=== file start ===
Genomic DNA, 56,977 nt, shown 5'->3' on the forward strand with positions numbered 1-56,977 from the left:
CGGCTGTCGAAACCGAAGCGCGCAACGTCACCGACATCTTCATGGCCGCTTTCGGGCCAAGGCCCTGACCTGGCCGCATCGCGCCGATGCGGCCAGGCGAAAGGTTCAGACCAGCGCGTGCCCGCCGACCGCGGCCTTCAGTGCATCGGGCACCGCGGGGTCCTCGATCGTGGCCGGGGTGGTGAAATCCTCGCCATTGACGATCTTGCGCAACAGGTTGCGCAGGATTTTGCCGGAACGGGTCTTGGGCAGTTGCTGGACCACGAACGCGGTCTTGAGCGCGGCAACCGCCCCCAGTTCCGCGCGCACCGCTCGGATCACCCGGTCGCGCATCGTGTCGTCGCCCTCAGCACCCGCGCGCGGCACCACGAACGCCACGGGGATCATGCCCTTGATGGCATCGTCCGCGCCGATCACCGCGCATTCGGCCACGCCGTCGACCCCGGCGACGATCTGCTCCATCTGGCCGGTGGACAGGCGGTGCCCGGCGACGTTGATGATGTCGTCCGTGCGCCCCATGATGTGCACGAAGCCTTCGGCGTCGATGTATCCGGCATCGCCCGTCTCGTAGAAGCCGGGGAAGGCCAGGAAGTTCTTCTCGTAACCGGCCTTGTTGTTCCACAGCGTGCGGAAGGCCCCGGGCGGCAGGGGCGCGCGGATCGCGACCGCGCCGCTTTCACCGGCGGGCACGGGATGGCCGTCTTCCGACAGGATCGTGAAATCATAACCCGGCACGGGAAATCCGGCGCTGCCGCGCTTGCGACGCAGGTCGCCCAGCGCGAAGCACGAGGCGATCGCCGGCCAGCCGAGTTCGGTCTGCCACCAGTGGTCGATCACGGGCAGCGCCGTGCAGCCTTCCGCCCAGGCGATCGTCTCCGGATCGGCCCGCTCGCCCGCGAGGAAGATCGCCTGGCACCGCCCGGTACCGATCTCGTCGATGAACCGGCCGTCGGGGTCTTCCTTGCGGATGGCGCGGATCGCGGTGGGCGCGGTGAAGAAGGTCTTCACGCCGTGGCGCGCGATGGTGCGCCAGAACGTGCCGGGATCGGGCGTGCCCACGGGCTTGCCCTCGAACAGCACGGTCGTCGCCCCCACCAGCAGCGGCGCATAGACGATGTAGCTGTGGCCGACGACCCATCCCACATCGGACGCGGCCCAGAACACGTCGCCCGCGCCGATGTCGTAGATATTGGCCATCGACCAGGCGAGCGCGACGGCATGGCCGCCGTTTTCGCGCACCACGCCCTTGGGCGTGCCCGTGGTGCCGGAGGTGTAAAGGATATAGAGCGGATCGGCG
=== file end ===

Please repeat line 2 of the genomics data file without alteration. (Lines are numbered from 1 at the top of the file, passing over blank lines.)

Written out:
CGGCTGTCGAAACCGAAGCGCGCAACGTCACCGACATCTTCATGGCCGCTTTCGGGCCAAGGCCCTGACCTGGCCGCATCGCGCCGATGCGGCCAGGCGAAAGGTTCAGACCAGCGCGTGCCCGCCGACCGCGGCCTTCAGTGCATCGGGCACCGCGGGGTCCTCGATCGTGGCCGGGGTGGTGAAATCCTCGCCATTGACGATCTTGCGCAACAGGTTGCGCAGGATTTTGCCGGAACGGGTCTTGGGCAGTTGCTGGACCACGAACGCGGTCTTGAGCGCGGCAACCGCCCCCAGTTCCGCGCGCACCGCTCGGATCACCCGGTCGCGCATCGTGTCGTCGCCCTCAGCACCCGCGCGCGGCACCACGAACGCCACGGGGATCATGCCCTTGATGGCATCGTCCGCGCCGATCACCGCGCATTCGGCCACGCCGTCGACCCCGGCGACGATCTGCTCCATCTGGCCGGTGGACAGGCGGTGCCCGGCGACGTTGATGATGTCGTCCGTGCGCCCCATGATGTGCACGAAGCCTTCGGCGTCGATGTATCCGGCATCGCCCGTCTCGTAGAAGCCGGGGAAGGCCAGGAAGTTCTTCTCGTAACCGGCCTTGTTGTTCCACAGCGTGCGGAAGGCCCCGGGCGGCAGGGGCGCGCGGATCGCGACCGCGCCGCTTTCACCGGCGGGCACGGGATGGCCGTCTTCCGACAGGATCGTGAAATCATAACCCGGCACGGGAAATCCGGCGCTGCCGCGCTTGCGACGCAGGTCGCCCAGCGCGAAGCACGAGGCGATCGCCGGCCAGCCGAGTTCGGTCTGCCACCAGTGGTCGATCACGGGCAGCGCCGTGCAGCCTTCCGCCCAGGCGATCGTCTCCGGATCGGCCCGCTCGCCCGCGAGGAAGATCGCCTGGCACCGCCCGGTACCGATCTCGTCGATGAACCGGCCGTCGGGGTCTTCCTTGCGGATGGCGCGGATCGCGGTGGGCGCGGTGAAGAAGGTCTTCACGCCGTGGCGCGCGATGGTGCGCCAGAACGTGCCGGGATCGGGCGTGCCCACGGGCTTGCCCTCGAACAGCACGGTCGTCGCCCCCACCAGCAGCGGCGCATAGACGATGTAGCTGTGGCCGACGACCCATCCCACATCGGACGCGGCCCAGAACACGTCGCCCGCGCCGATGTCGTAGATATTGGCCATCGACCAGGCGAGCGCGACGGCATGGCCGCCGTTTTCGCGCACCACGCCCTTGGGCGTGCCCGTGGTGCCGGAGGTGTAAAGGATATAGAGCGGATCGGCG